Daniel Okulitch

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Daniel Okulitch

Daniel Okulitch (born January 30, 1976) is a Canadian bass-baritone. He first came to attention on Broadway as Schaunard in Baz Luhrmann's production of La bohème in 2002/03 – a role he repeated when the production traveled to Los Angeles the following year, for which he received the Ovation Award for Best Ensemble Performance from the Los Angeles Stage Alliance. He has since begun an international career with opera companies and orchestras throughout Europe and North America, and is admired for both his singing and powerful stage presence. He is sought after for many contemporary operas and world premieres, as well as the roles of Mozart, including Figaro and Don Giovanni.

Education and early career[edit]

Okulitch was born in Ottawa, Ontario and was raised in Calgary, Alberta, where he had his operatic debut at the age of 12 while still a boy soprano in the role of Amahl in Amahl and the Night Visitors with Calgary Opera, followed by one of the 3 spirits in The Magic Flute. He continued to perform throughout his teens, and at age 19 transferred to the Oberlin Conservatory of Music to study with acclaimed pedagogue Richard Miller, where he gained a Bachelor of Music and a Masters in Opera Theater. He then continued his education at the Cincinnati College Conservatory of Music, under the tutelage of William McGraw. During these years he apprenticed with the Des Moines Metro Opera, the Cincinnati Opera, and in the San Francisco Opera Merola Program.

In 2002, Okulitch was cast as Schaunard in the Baz Luhrmann production of Puccini's La bohème, which premiered at the Curran Theatre in San Francisco, and performed on Broadway for 228 performances. He made his debut in 2003 at the San Francisco Opera in the role of Donald Gallup in The Mother of Us All, and in 2004 he performed again in Los Angeles as Schaunard in La bohème.

Career[edit]

In 2004 Okulitch performed a season opening gala for the Connecticut Grand Opera alongside international opera diva Verónica Villarroel. For his Carnegie Hall début in April 2004, he performed Ralph Vaughan Williams' Dona Nobis Pacem, and was lauded for his performance of Lev Nikolaevich in the world premiere of Guest from the Future by Mel Marvin at the Bard Music Festival.

Okulitch's 2004/05 season began with his return to San Francisco Opera as The Bosun in Benjamin Britten's Billy Budd, followed by a recording of Chausson's Le roi Arthus with the BBC Symphony Orchestra in London, and by the roles of Friedrich Baeher in Little Women at Fort Worth Opera, Demetrius in Britten's A Midsummer Night's Dream with Utah Opera, Masetto in Don Giovanni with Opéra de Marseille, and Laski in Chabrier's Le roi malgré lui at Avery Fisher Hall with the American Symphony Orchestra.

Okulitch's 2005/06 season began with Schaunard in La bohème with Manitoba Opera, immediately followed by Schlemil in Offenbach's Les contes d'Hoffmann at Dallas Opera, the critically acclaimed title role debut of Joseph De Rocher in Dead Man Walking at the Calgary Opera, Masetto with Vancouver Opera, and Blitch in Floyd's Susannah with the Boheme Opera in New Jersey. He closed the season with his long-awaited role debut as Don Giovanni at the French festival Lyrique-en-Mer in Belle Île.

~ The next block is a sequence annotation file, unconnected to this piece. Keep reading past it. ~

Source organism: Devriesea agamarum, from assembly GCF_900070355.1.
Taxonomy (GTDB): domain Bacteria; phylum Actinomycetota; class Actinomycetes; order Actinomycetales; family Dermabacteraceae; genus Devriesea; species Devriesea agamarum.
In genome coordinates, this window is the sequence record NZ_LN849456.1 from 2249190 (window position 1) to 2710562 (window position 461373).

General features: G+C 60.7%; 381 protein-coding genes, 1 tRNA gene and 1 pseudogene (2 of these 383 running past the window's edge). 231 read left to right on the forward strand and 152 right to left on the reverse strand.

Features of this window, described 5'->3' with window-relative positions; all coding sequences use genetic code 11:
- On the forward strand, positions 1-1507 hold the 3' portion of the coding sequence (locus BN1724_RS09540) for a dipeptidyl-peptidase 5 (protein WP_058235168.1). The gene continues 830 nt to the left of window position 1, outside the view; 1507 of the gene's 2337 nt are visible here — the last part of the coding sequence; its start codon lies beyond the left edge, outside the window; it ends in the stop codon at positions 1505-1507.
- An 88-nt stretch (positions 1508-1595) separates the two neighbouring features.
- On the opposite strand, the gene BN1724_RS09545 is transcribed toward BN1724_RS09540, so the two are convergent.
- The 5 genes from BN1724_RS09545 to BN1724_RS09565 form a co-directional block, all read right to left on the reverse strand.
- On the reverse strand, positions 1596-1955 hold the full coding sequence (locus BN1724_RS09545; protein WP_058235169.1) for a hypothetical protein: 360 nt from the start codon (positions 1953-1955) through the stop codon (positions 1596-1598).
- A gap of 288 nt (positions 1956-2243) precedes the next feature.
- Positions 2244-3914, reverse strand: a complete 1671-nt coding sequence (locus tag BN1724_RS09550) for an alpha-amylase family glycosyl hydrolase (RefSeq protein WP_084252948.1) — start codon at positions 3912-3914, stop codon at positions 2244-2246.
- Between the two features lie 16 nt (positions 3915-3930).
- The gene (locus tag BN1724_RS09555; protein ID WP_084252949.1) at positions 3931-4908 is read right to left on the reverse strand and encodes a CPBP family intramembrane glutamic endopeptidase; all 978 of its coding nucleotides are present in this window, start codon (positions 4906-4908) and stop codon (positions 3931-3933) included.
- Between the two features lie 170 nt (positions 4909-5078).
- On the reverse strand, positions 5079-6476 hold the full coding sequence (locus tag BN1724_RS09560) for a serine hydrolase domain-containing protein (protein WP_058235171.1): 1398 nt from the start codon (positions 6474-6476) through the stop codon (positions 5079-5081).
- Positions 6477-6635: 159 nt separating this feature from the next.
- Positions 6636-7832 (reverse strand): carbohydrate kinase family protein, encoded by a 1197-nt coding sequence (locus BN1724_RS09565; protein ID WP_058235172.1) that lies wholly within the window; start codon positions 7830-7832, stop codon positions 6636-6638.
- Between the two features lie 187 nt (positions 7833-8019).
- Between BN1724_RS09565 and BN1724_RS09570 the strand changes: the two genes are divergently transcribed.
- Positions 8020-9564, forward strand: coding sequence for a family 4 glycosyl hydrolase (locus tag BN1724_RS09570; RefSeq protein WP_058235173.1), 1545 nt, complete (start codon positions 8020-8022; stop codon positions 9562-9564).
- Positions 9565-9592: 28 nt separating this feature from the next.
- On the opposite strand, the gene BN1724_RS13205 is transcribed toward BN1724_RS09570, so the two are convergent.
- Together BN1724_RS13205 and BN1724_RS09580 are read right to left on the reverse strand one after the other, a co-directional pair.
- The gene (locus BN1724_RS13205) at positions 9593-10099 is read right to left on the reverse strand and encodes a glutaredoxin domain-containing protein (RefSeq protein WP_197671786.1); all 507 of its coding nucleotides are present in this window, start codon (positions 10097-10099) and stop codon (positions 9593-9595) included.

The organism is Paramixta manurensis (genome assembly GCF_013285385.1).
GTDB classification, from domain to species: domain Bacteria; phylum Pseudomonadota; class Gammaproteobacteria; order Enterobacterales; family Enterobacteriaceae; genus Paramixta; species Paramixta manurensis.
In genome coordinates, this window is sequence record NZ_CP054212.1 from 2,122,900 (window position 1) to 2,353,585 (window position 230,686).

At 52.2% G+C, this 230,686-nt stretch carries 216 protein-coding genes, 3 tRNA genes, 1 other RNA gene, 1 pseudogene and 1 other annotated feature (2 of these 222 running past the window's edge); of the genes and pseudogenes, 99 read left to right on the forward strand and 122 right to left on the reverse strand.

In 2006/07 Okulitch was heard again as Giovanni with Opera Ontario and Hawaii Opera Theatre, and created the role of Inspector Gert Osterland in the world premiere of Thomas Pasatieri's Frau Margot at the Fort Worth Opera.

Okulitch's career continued to grow in the 2007/2008 season in which he made his role debut at the Detroit Opera House in the title role of Le nozze di Figaro, performed Schaunard in La bohème in Phoenix, Colline in the same opera in Vancouver, and the world premiere of David DiChiera's Cyrano at the Michigan Opera Theatre.

In 2008 Okulitch created the role of Seth Brundle in Howard Shore's opera The Fly at the Los Angeles Opera, directed by David Cronenberg, conducted by Plácido Domingo.

In March 2011, he released his first solo album, The New American Art Song, featuring world premiere songs by Ricky Ian Gordon, Jake Heggie, Lowell Liebermann and Glen Roven who all accompany Okulitch on piano. Simultaneous with the record release, the songs were performed in a concert at Carnegie Hall, again with the composers accompanying (except Heggie).[1]

Awards[edit]

Daniel Okulitch is the recipient of numerous awards and prizes, including First Prize from the George London Foundation in 2004, a grant from the Sullivan Foundation 2004, 2nd Prize from the Licia Albanese/Puccini Foundation Competition, First Prize from the Joyce Dutka Arts Foundation in 2004, a Grant from the Singers Development Fund in 2003, 5th Prize in the Palm Beach Opera Vocal Competition in 2002, and was a Regional Finalist in the Metropolitan Opera Auditions in 2000 and 2001. He is a 2006 and 2008 recipient of a Canada Council Grant for Professional Musicians and received the Andrew White Memorial Award and a Corbett Award while a student at the Cincinnati Conservatory of Music.

Recordings[edit]

References[edit]

  1. ^ "La bohème's Daniel Okulitch to Give Carnegie Hall Recital Celebrating New Solo Album" by Thomas Peter, Playbill (29 January 2011)

External links[edit]